Skip to comments.It's Time for Ingrates to Go
Posted on 02/06/2019 3:57:25 AM PST by Kaslin
Crying "hate" is a lazy way to debate. But in the Beltway, where honest discussion and vigorous deliberation are desperately needed, the rhetorical sloth is so thick you need a Big Foot circular saw to cut it.
Take Minnesota Democratic Rep. Ilhan Omar, who thrust a Liberian immigrant, Linda Clark, into the limelight as her State of the Union special guest and poster child. "She has lived here over 18 years," Rep. Omar lamented, "and there's no reason she should be taken from her family." Ahead of the annual address to Congress on Tuesday, Rep. Omar blasted President Donald Trump for "threatening to deport" Clark and "thousands of Liberians for no reason other than hate."
Clark in turn echoed her radical host's heated rhetoric, calling White House efforts to reform the Temporary Protected Status and Deferred Enforced Departure programs "hateful" and castigating Trump "for deliberately targeting people like me."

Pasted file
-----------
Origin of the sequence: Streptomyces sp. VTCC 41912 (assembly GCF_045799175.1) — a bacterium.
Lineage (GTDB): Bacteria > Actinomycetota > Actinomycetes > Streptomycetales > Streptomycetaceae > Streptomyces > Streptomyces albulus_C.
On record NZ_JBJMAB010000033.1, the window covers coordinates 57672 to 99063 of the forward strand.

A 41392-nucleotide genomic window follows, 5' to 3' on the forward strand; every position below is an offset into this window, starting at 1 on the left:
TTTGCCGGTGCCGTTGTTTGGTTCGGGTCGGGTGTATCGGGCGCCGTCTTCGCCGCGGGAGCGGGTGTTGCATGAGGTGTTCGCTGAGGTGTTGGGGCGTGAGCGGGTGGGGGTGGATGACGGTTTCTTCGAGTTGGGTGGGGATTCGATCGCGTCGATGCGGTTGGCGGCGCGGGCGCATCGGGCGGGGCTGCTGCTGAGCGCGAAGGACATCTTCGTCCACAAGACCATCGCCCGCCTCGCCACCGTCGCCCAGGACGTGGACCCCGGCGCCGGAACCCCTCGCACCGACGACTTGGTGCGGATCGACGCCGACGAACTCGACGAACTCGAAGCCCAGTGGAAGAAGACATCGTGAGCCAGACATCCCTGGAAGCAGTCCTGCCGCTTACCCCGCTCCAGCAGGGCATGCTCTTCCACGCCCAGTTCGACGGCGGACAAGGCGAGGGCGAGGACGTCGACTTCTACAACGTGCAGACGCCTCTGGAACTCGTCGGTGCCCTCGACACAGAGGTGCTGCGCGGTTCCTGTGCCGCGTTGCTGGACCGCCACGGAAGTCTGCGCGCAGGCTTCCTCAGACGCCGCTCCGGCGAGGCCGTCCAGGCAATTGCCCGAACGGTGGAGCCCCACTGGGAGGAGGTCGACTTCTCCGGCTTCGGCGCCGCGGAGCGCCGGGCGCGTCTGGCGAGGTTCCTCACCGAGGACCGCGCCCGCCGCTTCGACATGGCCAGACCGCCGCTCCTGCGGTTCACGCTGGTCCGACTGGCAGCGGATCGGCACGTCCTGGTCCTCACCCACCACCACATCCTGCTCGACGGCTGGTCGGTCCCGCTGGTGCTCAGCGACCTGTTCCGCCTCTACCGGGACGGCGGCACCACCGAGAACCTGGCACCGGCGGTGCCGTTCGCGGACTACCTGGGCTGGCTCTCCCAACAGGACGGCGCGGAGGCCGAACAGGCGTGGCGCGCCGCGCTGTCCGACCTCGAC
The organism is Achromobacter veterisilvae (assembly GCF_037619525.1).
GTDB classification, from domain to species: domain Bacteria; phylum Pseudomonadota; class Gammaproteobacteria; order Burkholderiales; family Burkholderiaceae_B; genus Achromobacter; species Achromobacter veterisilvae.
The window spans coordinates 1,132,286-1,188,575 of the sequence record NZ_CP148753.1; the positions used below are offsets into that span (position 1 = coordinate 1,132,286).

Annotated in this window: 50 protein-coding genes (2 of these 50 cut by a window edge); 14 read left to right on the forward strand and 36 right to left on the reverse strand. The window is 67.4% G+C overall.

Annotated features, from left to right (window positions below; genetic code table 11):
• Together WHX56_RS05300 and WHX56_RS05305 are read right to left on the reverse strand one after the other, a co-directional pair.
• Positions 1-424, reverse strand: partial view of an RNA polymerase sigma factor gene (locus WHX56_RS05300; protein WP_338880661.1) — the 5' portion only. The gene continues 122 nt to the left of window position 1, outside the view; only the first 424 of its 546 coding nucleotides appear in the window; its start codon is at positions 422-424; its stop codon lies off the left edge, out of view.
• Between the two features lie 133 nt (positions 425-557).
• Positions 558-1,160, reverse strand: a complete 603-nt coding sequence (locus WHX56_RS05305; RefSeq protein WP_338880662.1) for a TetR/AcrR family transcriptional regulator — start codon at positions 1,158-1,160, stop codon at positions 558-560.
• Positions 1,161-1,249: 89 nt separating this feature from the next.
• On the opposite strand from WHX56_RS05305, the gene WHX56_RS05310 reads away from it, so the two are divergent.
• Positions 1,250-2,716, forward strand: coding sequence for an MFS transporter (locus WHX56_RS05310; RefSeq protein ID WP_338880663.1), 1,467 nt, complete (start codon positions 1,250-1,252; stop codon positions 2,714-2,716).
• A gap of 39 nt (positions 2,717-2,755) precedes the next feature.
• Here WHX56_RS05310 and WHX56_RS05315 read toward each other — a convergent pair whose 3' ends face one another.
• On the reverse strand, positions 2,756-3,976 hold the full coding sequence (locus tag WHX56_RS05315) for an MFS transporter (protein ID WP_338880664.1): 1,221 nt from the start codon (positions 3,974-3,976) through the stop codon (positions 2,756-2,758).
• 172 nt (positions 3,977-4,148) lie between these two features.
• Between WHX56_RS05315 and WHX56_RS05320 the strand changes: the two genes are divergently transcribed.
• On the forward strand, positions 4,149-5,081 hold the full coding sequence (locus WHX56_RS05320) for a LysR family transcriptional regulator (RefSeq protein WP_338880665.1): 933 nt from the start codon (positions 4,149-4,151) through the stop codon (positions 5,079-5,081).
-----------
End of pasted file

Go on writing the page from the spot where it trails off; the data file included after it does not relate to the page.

Sigh. This is why the White House cannot deal in good faith with the unreasonable party of "abolish ICE!" "no walls!" "amnesty for all!" and "deportation equals hate!" The Democrats have weaponized America's grace against itself.
There is a very simple reason that Omar's SOTU guest and hundreds of thousands like her from 10 different countries have been threatened with deportation. They were allowed to enter, stay and work here because of the extraordinary generosity of the United States of America. And now, after decades of our government's largesse, their time is finally up.
The Temporary Protected Status and Deferred Enforced Departure programs were established as part of the Immigration Act of 1990, signed by President George H.W. Bush. (News flash: Bush was a Republican, but the Resistance smear merchants never let such facts get in the way of their hate hyperbole.) The idea was to create an orderly way to deal compassionately with foreigners who could not return to their home countries due to natural disasters, hurricanes, environmental catastrophes, civil war, epidemics and other "extraordinary and temporary conditions."
An estimated 250,000 illegal immigrants from El Salvador first won TPS golden tickets after an earthquake struck the country in January 2001. In addition, 60,000 illegal immigrant Haitians received TPS after earthquakes in their homeland in 2010. An estimated 90,000 illegal immigrant Hondurans and Nicaraguans have been here since 1998 -- when Hurricane Mitch hit their homeland. Several hundred Somalis remain in the country with TPS first granted in 1991, along with some 700 Sudanese who first secured TPS benefits in 1997.